Visualising our Study Setting

To finish our preparations for this workshop, let’s visualise the different locations of interest:

## Establish rectangular bounding box from extent
bbox <- as.numeric(as(Extent_ext, 'SpatialPolygons')@bbox)
names(bbox) <- c("left", "bottom", "right", "top")

## Make locations of mountains into SpatialPoints
Mountains_sp <- Mountains_df
coordinates(Mountains_sp) <- ~Lon+Lat

## download a map of the area specified by the extent
back_gg <- get_map(bbox, maptype = 'terrain')

## combine locations of interest into one plot
ggmap(back_gg, extent = "device") + # plot the extent area
  ## display the SpatialPolygons area
  geom_polygon(aes(x = long, y = lat, group = id), data = fortify(Shape_shp),
               colour = 'black', size = 1, fill = 'black', alpha = .5) + 
  ## add the data.frame data
  geom_point(aes(x = Lon, y = Lat), data = data.frame(Mountains_sp), 
             colour = "red", size = 4, pch = 13) + 
  ## some style additions
  theme_bw() + labs(x= "Longitude [°]", y = "Latitude  [°]") + 
  theme(plot.margin=unit(c(0, 1, 0, 1),"lines"))

In the above figure, the map area designates the extent specifications while the grey overlay display the SpatialPolygons preference and points of interest (form our data.frame input) are highlighted with red plotting symbols.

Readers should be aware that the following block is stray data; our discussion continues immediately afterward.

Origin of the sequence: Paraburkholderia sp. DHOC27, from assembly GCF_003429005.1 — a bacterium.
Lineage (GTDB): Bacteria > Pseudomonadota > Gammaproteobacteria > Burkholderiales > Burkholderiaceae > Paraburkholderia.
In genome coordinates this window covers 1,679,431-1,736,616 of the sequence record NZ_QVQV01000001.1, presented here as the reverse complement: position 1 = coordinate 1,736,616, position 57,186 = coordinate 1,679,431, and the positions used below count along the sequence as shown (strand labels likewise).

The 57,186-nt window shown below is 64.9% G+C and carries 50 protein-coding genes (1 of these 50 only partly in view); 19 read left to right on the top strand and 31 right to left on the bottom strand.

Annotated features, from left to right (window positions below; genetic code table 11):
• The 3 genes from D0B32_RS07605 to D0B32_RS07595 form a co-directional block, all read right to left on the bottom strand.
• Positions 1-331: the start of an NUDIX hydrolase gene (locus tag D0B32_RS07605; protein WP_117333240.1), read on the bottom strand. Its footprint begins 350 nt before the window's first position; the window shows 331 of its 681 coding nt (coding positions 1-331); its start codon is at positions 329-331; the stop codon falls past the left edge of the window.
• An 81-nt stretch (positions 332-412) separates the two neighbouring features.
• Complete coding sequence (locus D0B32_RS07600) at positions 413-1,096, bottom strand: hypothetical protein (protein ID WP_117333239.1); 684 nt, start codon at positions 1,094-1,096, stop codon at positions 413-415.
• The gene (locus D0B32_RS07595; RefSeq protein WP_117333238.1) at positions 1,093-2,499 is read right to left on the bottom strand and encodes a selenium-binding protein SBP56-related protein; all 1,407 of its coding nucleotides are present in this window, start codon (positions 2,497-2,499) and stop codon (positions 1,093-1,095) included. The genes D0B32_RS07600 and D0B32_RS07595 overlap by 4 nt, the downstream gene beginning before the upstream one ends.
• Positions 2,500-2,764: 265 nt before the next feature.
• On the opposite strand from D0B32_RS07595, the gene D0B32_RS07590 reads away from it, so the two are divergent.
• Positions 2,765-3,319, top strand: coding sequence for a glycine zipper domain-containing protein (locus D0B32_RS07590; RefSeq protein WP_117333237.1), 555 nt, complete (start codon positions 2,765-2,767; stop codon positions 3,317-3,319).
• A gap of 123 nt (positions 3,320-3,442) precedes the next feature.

We are now ready to start the KrigR portion of the workshop!

Session Info

## R version 4.0.5 (2021-03-31)
## Platform: x86_64-w64-mingw32/x64 (64-bit)
## Running under: Windows 10 x64 (build 19043)
## 
## Matrix products: default
## 
## locale:
## [1] LC_COLLATE=English_United Kingdom.1252  LC_CTYPE=English_United Kingdom.1252   
## [3] LC_MONETARY=English_United Kingdom.1252 LC_NUMERIC=C                           
## [5] LC_TIME=English_United Kingdom.1252    
## 
## attached base packages:
## [1] parallel  stats     graphics  grDevices utils     datasets  methods   base     
## 
## other attached packages:
##  [1] mapview_2.10.2          rnaturalearthdata_0.1.0 rnaturalearth_0.1.0    
##  [4] gimms_1.2.0             ggmap_3.0.0             cowplot_1.1.1          
##  [7] viridis_0.6.0           viridisLite_0.4.0       ggplot2_3.3.6          
## [10] tidyr_1.1.3             KrigR_0.1.2             httr_1.4.2             
## [13] stars_0.5-3             abind_1.4-5             fasterize_1.0.3        
## [16] sf_1.0-0                lubridate_1.7.10        automap_1.0-14         
## [19] doSNOW_1.0.19           snow_0.4-3              doParallel_1.0.16      
## [22] iterators_1.0.13        foreach_1.5.1           rgdal_1.5-23